The controversy on grace took another turn in 426 or 427 when some Catholic monks of Hadrumetum in Africa and of southern France near Marseilles objected to aspects of Augustine's teaching on grace. Post-Reformation theologians have anachronistically called them heretics and misleadingly labeled them Semi-Pelagians. The Catholic monks at Hadrumetum exploited Augustine's theory of grace to their advantage and claimed that superiors ought not to rebuke monks who misbehave, but should simply pray that God may give the monks the grace to act correctly. After all, the monks claimed, according to Augustine, no one can do good actions without God's grace; hence, it was not their fault if they sinned. In Rebuke and Grace Augustine explained to them how his teaching on grace did not remove the meaningfulness of rebukes, but he needed another work, Grace and Free Choice, to show how Scripture teaches the necessity of both grace and of free choice.

The monks of Provence, under the influence of John cassian, also resisted Augustine's teaching that the very beginning of faith (initium fidei ) is a gift of God and pointed out that Augustine himself had earlier agreed with them, as he in fact had prior to his third conversion in 396. They also resisted Augustine's teaching on the grace of perseverance and on predestination. In opposition to their teaching, which was reported to Augustine by letters from two layman, a certain Hilary and Prosper of Aquitaine, Augustine wrote The Gift of Perseverance and The Predestination of the Saints, in which he explained the necessity of God's grace for the very beginning of faith and for perseverance up to the end of one's life and defended the grace of predestination without which no one can be saved and with which one cannot fail to be saved.

At the age of 72, in 426, Augustine had the clergy and people of Hippo approve Heraclius as his successor. Augustine transferred much of the work of the diocese to him, though he was not consecrated bishop until Augustine's death. Meanwhile, Augustine continued to write, undertaking the Revisions, a work in which he reexamined, corrected at times, and at times defended his books. He wrote for Quodvultdeus, a deacon of Carthage, Heresies, a work in which he listed and briefly described all the 88 heresies that had arisen from the time of Christ to the present. Moreover, in 428 Maximinus, an Homoian Arian bishop, arrived in Hippo in the company of the army of the Goth, Segisvult. Maximinus challenged the Catholics to a debate and, though Maximinus began the debate with Heraclius, Augustine was quickly summoned to take over; a verbatim record is given in the Debate with Maximinus. After the Arian bishop departed from Hippo, Augustine wrote the two books of his Answer to Maximinus to refute what Maximinus said in his long final intervention that kept Augustine from answering him on the date of the debate. Along with his earlier Answer to an Arian Sermon the works confronting Maximinus's teaching provide valuable insight into Homoian Arian theology and its vigorous survival, well into the fifth century, as well as into Augustine's christology.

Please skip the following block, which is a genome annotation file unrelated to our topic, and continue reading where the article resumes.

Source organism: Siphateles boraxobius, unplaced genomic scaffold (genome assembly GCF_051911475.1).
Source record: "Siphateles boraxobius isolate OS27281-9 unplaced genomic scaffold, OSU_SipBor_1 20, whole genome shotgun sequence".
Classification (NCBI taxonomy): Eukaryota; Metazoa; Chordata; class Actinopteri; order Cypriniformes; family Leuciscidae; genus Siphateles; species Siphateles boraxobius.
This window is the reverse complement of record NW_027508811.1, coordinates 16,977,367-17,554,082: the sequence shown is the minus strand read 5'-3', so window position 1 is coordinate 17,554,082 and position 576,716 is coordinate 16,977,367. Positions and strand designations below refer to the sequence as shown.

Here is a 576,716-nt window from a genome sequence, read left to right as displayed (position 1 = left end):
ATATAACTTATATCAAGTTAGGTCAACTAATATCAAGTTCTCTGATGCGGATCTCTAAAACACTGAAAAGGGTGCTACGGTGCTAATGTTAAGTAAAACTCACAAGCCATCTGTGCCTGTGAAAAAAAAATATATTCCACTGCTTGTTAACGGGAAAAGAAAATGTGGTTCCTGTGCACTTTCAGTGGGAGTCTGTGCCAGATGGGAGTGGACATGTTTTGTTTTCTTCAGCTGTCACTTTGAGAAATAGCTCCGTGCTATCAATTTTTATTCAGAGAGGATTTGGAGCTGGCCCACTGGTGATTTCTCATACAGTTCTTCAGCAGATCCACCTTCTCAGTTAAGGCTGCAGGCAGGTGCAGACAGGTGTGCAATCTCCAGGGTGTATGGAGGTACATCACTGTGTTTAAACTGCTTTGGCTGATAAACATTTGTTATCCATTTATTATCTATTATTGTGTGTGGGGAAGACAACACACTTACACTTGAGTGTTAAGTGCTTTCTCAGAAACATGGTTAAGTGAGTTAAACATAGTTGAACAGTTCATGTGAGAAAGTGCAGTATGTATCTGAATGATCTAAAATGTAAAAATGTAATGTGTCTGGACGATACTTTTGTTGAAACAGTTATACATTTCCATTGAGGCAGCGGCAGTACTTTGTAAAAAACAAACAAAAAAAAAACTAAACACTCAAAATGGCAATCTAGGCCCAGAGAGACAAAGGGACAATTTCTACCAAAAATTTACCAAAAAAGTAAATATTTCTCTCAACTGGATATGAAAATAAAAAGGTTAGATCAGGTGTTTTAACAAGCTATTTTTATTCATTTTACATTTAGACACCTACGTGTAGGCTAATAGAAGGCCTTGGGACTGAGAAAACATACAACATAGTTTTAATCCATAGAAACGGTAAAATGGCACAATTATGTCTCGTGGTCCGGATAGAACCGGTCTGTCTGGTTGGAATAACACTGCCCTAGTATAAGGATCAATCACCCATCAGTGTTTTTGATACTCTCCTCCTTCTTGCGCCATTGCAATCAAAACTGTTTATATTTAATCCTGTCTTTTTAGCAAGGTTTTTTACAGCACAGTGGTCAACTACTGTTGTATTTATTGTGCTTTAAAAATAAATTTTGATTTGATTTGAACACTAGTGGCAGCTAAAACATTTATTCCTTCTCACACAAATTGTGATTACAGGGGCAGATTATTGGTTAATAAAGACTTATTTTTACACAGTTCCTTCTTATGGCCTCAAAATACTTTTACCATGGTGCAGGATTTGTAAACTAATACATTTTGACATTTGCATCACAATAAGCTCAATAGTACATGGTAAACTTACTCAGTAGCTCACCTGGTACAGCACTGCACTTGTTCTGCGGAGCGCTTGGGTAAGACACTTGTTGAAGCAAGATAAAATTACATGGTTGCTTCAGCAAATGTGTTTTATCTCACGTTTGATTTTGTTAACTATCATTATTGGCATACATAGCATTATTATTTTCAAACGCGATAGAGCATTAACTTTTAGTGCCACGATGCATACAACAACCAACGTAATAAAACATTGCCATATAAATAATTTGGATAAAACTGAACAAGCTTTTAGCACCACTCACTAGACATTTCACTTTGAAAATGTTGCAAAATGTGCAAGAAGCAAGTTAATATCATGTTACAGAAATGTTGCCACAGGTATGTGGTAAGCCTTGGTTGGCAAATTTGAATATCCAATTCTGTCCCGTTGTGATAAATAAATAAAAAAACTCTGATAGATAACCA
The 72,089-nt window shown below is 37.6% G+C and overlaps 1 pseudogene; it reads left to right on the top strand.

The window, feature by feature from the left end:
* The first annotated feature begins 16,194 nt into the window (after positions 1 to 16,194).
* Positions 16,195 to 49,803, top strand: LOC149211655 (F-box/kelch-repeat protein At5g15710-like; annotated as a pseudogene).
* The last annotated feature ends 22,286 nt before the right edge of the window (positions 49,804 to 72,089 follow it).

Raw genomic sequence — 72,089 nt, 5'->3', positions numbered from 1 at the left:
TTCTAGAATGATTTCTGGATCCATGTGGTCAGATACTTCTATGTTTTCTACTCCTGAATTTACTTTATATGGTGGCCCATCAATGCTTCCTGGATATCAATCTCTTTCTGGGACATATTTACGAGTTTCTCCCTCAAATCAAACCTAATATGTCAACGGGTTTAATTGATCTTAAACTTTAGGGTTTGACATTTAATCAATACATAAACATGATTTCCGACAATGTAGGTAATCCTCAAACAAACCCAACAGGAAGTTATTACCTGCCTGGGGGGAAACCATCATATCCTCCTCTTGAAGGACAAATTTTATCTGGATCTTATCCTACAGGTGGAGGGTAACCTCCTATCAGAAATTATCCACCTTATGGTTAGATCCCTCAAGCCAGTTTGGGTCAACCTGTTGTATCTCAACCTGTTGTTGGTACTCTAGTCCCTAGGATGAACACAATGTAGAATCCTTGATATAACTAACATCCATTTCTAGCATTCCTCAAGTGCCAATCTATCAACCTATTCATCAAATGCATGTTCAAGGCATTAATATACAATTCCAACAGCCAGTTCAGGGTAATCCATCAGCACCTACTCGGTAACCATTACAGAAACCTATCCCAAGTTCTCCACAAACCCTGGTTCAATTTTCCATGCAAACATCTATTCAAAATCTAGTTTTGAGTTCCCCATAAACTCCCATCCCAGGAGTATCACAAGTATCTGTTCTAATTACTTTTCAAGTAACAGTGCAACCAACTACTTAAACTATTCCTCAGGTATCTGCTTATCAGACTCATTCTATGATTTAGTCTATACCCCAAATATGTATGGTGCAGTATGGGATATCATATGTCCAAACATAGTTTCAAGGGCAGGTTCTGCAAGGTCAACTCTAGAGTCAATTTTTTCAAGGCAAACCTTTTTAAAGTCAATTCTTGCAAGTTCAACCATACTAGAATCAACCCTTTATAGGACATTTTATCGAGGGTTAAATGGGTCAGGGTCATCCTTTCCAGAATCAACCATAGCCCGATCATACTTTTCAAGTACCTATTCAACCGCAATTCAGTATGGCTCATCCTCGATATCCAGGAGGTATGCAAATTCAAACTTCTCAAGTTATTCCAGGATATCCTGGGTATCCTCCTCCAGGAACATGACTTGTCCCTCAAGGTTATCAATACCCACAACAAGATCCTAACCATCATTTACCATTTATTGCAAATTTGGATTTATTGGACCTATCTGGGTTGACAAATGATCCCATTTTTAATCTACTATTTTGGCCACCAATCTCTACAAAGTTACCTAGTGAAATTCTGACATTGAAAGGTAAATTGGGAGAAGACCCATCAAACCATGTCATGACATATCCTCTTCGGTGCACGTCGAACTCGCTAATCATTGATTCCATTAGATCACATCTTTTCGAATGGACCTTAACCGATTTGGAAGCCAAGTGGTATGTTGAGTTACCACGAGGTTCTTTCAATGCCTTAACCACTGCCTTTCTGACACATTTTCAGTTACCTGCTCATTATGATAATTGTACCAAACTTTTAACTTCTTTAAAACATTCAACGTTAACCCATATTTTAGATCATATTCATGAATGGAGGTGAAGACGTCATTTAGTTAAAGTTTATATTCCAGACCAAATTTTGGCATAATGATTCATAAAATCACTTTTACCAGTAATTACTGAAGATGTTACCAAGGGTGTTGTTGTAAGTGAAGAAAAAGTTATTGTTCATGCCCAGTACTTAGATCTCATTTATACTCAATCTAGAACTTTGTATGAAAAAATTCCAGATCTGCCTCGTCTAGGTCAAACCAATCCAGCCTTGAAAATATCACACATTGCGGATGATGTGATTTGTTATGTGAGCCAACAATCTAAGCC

An account of Augustine's life that mentions his theological controversies and principal works is bound to give the picture of a scholar who spent most of his time in writing, but the days of a Catholic bishop in North Africa at Augustine's time were filled with other work and problems. For example, as bishop, Augustine heard court cases between Christian as well as non-Christian parties; he traveled on over 50 journeys about his diocese, to Carthage, and even to Mauretania on a mission from the pope; preached countless sermons, of which we have almost 500; and wrote letters, of which we have close to three hundred and by which he carried on an extensive correspondence that reached Palestine in the East, Rome and Milan to the north, and Spain to the West.